The Rape Scene

Trigger Warning: This article contains brief descriptions of sexual assault.

In July of 2019, actress Natalie Morales tweeted: “I'd be very happy to never see anyone get raped in any movie or tv show ever again. It's been done. It's been done terribly, correctly, to every race, to every kind of woman, for no reason & for a good reason, but mostly as lazy writing. I'm good forever, man. literally forever.”

I think about that tweet a lot.

On the surface, it seems like a simple request. Rainn.org reports that one out of every six American women will be the victim of attempted or completed rape in her lifetime. With so many people living with the trauma of sexual assault, it seems like this is a conversation worth having. Is portraying this kind of violence helping or hurting the survivors? Do we, as audience members, actually gain anything besides the gratification of violence toward women? Either way, it would be nice to know that a survivor can sit down and watch a film without a massive trigger.

However, the rape scene is pervasive and universal. We see it in dramas and comedies alike. Though sometimes used for educational purposes, more often than not the rape scene functions as a plot point and nothing more.

Take director Spike Lee’s 1986 romantic-comedy, She’s Gotta Have It. The film centers around a young Black woman, Nola Darling, who dates three very different men at the same time. There’s so much to love about this film. It’s funny, it’s simple, it’s surprisingly feminist for a movie made in the 1980s. With a tiny budget and no color, Lee’s directorial debut proved that he was a talented voice in Hollywood.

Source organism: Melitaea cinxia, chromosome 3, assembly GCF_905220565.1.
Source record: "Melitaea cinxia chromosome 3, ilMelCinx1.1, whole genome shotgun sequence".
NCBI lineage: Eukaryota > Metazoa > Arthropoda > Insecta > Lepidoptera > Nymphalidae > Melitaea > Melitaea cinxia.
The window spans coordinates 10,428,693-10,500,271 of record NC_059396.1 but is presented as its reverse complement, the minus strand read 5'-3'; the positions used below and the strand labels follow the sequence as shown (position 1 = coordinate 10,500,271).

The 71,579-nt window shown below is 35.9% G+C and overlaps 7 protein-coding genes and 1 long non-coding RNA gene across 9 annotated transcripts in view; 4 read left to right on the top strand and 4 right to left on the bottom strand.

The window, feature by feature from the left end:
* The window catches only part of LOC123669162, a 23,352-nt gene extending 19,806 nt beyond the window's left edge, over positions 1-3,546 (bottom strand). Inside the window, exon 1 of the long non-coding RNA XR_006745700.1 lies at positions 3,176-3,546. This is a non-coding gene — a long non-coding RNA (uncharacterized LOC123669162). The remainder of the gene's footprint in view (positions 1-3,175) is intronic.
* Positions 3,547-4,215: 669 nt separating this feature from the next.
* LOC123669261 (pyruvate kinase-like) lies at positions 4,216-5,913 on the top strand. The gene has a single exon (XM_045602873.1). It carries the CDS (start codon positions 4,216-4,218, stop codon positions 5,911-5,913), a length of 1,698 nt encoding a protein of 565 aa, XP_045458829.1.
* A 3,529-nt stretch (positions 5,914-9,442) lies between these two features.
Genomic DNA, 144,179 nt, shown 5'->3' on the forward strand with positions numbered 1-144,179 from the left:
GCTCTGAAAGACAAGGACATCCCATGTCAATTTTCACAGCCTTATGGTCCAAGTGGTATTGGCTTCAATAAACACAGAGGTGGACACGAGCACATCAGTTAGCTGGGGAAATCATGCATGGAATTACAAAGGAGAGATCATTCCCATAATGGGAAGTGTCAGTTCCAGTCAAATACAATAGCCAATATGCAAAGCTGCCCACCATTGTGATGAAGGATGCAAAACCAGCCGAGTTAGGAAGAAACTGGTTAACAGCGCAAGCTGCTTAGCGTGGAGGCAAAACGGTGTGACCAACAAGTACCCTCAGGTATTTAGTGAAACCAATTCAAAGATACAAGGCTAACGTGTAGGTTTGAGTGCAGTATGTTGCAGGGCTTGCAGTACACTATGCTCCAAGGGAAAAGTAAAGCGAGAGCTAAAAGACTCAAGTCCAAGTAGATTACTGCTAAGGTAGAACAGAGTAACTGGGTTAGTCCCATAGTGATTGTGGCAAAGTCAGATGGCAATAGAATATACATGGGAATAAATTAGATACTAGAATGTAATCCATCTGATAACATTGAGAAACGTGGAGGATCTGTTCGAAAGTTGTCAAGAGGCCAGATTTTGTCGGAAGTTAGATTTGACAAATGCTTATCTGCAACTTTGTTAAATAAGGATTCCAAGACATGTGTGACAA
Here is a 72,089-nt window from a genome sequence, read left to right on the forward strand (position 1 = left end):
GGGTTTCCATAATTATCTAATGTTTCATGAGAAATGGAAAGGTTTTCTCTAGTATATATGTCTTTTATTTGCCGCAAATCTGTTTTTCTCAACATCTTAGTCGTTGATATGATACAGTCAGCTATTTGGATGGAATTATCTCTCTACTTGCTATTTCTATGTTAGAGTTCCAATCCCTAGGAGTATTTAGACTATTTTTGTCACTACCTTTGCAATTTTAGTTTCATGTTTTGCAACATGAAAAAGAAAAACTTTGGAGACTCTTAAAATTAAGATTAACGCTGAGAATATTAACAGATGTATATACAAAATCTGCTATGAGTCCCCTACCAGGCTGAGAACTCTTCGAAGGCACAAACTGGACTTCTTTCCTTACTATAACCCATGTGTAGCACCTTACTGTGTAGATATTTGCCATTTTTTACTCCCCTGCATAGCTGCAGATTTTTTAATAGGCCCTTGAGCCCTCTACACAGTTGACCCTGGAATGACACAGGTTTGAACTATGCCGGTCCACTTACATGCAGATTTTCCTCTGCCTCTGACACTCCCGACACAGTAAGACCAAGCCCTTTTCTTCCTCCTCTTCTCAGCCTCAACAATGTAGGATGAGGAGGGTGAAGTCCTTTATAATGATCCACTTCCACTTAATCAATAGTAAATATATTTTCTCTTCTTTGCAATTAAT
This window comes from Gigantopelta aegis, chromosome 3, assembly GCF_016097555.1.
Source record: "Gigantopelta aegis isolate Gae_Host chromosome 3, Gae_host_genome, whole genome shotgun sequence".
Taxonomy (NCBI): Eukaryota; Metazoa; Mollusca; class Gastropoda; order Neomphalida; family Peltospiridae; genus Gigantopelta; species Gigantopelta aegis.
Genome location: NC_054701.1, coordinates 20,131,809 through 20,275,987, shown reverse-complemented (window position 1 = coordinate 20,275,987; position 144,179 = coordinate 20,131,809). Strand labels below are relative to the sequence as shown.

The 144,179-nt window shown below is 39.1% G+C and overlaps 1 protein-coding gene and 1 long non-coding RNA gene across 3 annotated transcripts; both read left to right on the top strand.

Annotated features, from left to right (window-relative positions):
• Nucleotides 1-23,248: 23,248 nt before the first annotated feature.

I watched this film for the first time this year and it was easily one of my favorites. That was until I saw the last 15 minutes.

One of Nola’s boyfriends, Jamie, is tired of her inability to choose a man. Overcome with a desire to overpower her, Jamie rapes Nola. In this romantic comedy, this felt completely out of left field. Sure, at any given moment, I was annoyed with all of her boyfriends. Each of them wanted Nola to conform to a standard she didn’t want. But until this act, none of them seemed violent or threatening. Jamie’s act is uncharacteristically violent and serves only as a reminder that Black women should never be afforded true agency.

One of the things I loved about the film was how much control Nola had over her life. Often, even when women are afforded a lead role, their characters rarely have the power and intelligence to speak for themselves. For most of the movie, Nola felt like a breath of fresh air.

This scene violently robbed Nola of the autonomy she cultivated and protected for the entirety of the film. It’s also worth mentioning how exceptionally rare it is to find a Black woman as the lead in a rom-com. To subject her to such graphic and meaningless abuse felt completely wrong and cruel. With a two-minute scene, we were forced out of a lovely and light-hearted comedy into the real world of misogynoir and the mindset of a male director who thought that this was a necessary choice. This further begs the question, does this type of scene have any relevance in the movie? Would the film world be a better place if we removed it altogether?